State employment: January 2011 – January 2012
March 21, 2012
From January 2011 to January 2012, nonfarm employment increased in 44 states and the District of Columbia and decreased in 6 states.
The largest over-the-year percentage increase occurred in North Dakota (+5.7 percent), followed by Texas and Utah (+2.5 percent each). The largest over-the-year percentage decrease in employment occurred in Wisconsin (−0.5 percent), followed by Alaska, Mississippi, and Rhode Island (−0.3 percent each).
Over the year, 26 states experienced statistically significant changes in employment, all of which were increases. The largest increase occurred in Texas (+258,200), followed by New York (+139,300) and California (+126,100).
These data are from the Current Employment Statistics (State and Metro Area) program. Data for the most recent month are preliminary and subject to revision. To learn more, see "Regional and State Employment and Unemployment – January 2012" (HTML) (PDF), news release USDL-12-0448.
Bureau of Labor Statistics, U.S. Department of Labor, The Economics Daily, State employment: January 2011 – January 2012 on the Internet at http://www.bls.gov/opub/ted/2012/ted_20120321.htm (visited October 26, 2016).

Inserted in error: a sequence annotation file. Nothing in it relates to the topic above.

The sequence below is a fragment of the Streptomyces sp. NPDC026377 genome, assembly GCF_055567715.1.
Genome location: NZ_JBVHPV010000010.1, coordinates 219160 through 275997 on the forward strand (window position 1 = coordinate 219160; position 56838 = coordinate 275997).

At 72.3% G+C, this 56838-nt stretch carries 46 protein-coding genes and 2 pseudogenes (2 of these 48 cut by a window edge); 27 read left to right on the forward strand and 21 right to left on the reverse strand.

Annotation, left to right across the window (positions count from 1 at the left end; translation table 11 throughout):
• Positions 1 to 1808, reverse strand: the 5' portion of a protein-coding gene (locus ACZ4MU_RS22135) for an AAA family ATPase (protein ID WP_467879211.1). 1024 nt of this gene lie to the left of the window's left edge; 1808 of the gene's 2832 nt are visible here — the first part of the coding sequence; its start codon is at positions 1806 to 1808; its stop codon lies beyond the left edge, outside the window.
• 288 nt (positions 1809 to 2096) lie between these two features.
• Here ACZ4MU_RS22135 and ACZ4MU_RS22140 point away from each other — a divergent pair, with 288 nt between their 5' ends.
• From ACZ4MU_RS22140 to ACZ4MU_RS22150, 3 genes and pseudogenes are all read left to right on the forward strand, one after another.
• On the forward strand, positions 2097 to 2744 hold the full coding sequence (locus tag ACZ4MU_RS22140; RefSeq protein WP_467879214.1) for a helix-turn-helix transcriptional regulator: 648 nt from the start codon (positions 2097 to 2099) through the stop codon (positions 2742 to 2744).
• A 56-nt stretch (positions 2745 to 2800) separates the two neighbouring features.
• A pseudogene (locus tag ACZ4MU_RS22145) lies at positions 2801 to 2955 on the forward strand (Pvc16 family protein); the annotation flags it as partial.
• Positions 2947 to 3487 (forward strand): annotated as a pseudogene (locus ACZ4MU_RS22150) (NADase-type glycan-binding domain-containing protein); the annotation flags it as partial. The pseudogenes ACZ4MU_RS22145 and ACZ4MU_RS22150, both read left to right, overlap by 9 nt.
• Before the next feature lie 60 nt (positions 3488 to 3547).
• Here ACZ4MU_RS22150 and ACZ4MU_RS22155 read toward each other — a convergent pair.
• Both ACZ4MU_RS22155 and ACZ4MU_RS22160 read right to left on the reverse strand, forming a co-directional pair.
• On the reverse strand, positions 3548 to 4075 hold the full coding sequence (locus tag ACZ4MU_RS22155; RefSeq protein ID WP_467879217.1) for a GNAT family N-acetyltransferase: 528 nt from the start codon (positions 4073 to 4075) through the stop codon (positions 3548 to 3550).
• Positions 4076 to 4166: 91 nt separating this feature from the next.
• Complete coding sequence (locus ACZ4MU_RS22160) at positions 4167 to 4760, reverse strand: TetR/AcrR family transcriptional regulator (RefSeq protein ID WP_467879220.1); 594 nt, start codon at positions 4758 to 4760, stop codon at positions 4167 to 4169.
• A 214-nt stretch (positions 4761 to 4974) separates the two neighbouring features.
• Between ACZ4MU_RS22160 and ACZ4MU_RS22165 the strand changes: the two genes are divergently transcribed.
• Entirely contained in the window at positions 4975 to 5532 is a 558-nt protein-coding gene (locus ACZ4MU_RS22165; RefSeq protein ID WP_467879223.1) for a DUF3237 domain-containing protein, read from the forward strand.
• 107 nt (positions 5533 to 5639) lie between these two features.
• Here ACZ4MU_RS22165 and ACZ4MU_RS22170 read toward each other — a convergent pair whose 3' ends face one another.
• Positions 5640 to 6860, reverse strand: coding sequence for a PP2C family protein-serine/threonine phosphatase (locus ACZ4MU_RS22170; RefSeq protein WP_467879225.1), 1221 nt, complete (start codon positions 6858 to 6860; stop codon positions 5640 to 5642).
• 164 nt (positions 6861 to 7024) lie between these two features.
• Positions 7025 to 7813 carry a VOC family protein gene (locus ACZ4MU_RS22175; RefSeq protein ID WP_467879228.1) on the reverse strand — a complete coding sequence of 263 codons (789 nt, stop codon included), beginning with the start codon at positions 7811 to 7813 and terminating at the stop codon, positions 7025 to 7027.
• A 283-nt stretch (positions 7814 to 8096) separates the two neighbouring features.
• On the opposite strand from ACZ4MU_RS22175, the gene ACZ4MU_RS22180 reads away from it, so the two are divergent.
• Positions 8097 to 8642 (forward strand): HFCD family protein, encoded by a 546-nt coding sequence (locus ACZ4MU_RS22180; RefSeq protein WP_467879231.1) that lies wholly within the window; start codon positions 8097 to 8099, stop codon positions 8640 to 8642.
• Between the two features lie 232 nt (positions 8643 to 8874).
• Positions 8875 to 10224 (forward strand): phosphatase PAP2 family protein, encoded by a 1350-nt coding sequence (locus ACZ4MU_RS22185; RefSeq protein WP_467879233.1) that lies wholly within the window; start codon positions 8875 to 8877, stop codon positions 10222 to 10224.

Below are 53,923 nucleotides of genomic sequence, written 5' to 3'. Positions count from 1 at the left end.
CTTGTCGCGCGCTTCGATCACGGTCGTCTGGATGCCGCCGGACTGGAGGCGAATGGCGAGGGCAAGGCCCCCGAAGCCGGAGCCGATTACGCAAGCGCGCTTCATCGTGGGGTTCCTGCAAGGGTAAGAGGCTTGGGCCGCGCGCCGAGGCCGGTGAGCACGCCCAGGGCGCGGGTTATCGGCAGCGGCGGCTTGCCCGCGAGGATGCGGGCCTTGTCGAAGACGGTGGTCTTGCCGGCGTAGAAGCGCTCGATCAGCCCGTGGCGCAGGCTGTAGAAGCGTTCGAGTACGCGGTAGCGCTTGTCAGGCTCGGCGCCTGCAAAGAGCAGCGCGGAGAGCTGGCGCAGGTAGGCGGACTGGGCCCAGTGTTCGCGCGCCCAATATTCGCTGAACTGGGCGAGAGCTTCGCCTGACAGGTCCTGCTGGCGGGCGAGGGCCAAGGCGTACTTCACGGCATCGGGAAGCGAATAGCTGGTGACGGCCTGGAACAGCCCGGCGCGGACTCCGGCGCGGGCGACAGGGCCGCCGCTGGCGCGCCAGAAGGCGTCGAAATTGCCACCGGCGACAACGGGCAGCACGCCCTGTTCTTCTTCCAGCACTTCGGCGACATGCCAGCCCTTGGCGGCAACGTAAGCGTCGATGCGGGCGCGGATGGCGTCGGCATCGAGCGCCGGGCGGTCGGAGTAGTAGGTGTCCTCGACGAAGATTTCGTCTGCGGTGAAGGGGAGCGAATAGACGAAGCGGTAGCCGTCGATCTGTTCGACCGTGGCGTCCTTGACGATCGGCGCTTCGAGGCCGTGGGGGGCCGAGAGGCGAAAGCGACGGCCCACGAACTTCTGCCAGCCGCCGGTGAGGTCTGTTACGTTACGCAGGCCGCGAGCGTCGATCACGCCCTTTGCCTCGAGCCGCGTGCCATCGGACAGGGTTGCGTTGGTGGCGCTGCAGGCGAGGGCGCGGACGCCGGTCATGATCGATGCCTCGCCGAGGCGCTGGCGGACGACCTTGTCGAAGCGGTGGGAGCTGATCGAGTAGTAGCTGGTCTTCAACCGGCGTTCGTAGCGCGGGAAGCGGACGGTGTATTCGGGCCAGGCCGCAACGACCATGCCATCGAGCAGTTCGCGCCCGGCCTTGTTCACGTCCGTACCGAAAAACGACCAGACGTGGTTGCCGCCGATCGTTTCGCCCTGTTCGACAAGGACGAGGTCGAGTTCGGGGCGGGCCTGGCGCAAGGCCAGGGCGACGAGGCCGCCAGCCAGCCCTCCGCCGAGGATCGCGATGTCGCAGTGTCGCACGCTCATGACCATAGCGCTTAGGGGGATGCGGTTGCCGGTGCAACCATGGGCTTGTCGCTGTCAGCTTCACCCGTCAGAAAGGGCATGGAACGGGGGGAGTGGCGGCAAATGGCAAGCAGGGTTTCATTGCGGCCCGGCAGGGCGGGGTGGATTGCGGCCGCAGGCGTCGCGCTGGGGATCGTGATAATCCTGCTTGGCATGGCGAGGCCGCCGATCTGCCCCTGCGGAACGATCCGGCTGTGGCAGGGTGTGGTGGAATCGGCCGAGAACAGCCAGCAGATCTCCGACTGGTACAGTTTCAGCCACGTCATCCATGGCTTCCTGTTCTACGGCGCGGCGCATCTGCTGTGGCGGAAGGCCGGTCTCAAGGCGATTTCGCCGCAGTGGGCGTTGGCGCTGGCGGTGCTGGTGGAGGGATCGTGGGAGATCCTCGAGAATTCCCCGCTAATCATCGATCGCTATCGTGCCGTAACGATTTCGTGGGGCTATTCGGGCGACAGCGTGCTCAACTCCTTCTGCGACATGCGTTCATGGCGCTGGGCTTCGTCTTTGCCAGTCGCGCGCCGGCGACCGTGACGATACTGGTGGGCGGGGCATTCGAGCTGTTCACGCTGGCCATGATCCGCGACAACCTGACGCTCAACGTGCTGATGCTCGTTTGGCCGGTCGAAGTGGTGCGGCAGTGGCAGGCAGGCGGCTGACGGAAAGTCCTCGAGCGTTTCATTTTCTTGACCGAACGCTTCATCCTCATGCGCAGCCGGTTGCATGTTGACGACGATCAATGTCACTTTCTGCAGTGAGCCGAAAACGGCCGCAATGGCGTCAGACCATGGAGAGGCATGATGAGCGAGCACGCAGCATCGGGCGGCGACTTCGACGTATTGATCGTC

Recent editions of Spotlight on Statistics
Workplace injuries and illnesses and employer costs for workers’ compensation
Workplace injury and illness data and the costs to employers for workers’ compensation in natural resources, construction, and maintenance occupations.
A look at the future of the U.S. labor force to 2060
Projected long-term trends in the growth, size, and composition of the labor force.
Union membership in the United States
Historical trends in union membership among employed wage and salary workers; union membership by a variety of demographic characteristics.
A look at healthcare spending, employment, pay, benefits, and prices
Spending on healthcare, current and projected employment in the industry, employer-provided healthcare benefits, healthcare prices, and pay for workers in healthcare occupations.
Self-employment in the United States
Trends in self-employment by various demographic and socioeconomic characteristics, including both the unincorporated and the incorporated self-employed, as well as data on paid employees who work for the self-employed.